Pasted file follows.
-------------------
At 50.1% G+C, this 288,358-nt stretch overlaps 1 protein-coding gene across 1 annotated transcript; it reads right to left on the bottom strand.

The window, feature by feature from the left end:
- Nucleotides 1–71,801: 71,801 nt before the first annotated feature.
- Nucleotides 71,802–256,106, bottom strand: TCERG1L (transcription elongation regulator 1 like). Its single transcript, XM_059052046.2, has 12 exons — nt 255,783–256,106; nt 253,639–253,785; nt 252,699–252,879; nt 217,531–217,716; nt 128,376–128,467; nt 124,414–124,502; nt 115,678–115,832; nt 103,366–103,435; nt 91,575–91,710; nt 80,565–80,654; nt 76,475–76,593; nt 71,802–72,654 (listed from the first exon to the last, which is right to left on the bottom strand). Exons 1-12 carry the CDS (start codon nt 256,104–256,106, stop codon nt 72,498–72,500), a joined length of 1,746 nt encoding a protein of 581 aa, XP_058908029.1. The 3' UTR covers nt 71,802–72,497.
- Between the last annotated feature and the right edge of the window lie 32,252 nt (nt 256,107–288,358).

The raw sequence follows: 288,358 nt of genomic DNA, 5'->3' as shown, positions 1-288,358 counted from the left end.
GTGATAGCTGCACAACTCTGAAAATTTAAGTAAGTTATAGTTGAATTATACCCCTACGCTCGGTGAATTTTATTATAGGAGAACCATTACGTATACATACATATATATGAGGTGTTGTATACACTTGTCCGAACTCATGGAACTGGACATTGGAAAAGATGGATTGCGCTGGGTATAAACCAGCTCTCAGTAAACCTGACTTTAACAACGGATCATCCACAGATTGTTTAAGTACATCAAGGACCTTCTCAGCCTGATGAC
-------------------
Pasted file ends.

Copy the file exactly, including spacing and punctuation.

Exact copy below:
At 50.1% G+C, this 288,358-nt stretch overlaps 1 protein-coding gene across 1 annotated transcript; it reads right to left on the bottom strand.

The window, feature by feature from the left end:
- Nucleotides 1–71,801: 71,801 nt before the first annotated feature.
- Nucleotides 71,802–256,106, bottom strand: TCERG1L (transcription elongation regulator 1 like). Its single transcript, XM_059052046.2, has 12 exons — nt 255,783–256,106; nt 253,639–253,785; nt 252,699–252,879; nt 217,531–217,716; nt 128,376–128,467; nt 124,414–124,502; nt 115,678–115,832; nt 103,366–103,435; nt 91,575–91,710; nt 80,565–80,654; nt 76,475–76,593; nt 71,802–72,654 (listed from the first exon to the last, which is right to left on the bottom strand). Exons 1-12 carry the CDS (start codon nt 256,104–256,106, stop codon nt 72,498–72,500), a joined length of 1,746 nt encoding a protein of 581 aa, XP_058908029.1. The 3' UTR covers nt 71,802–72,497.
- Between the last annotated feature and the right edge of the window lie 32,252 nt (nt 256,107–288,358).

The raw sequence follows: 288,358 nt of genomic DNA, 5'->3' as shown, positions 1-288,358 counted from the left end.
GTGATAGCTGCACAACTCTGAAAATTTAAGTAAGTTATAGTTGAATTATACCCCTACGCTCGGTGAATTTTATTATAGGAGAACCATTACGTATACATACATATATATGAGGTGTTGTATACACTTGTCCGAACTCATGGAACTGGACATTGGAAAAGATGGATTGCGCTGGGTATAAACCAGCTCTCAGTAAACCTGACTTTAACAACGGATCATCCACAGATTGTTTAAGTACATCAAGGACCTTCTCAGCCTGATGAC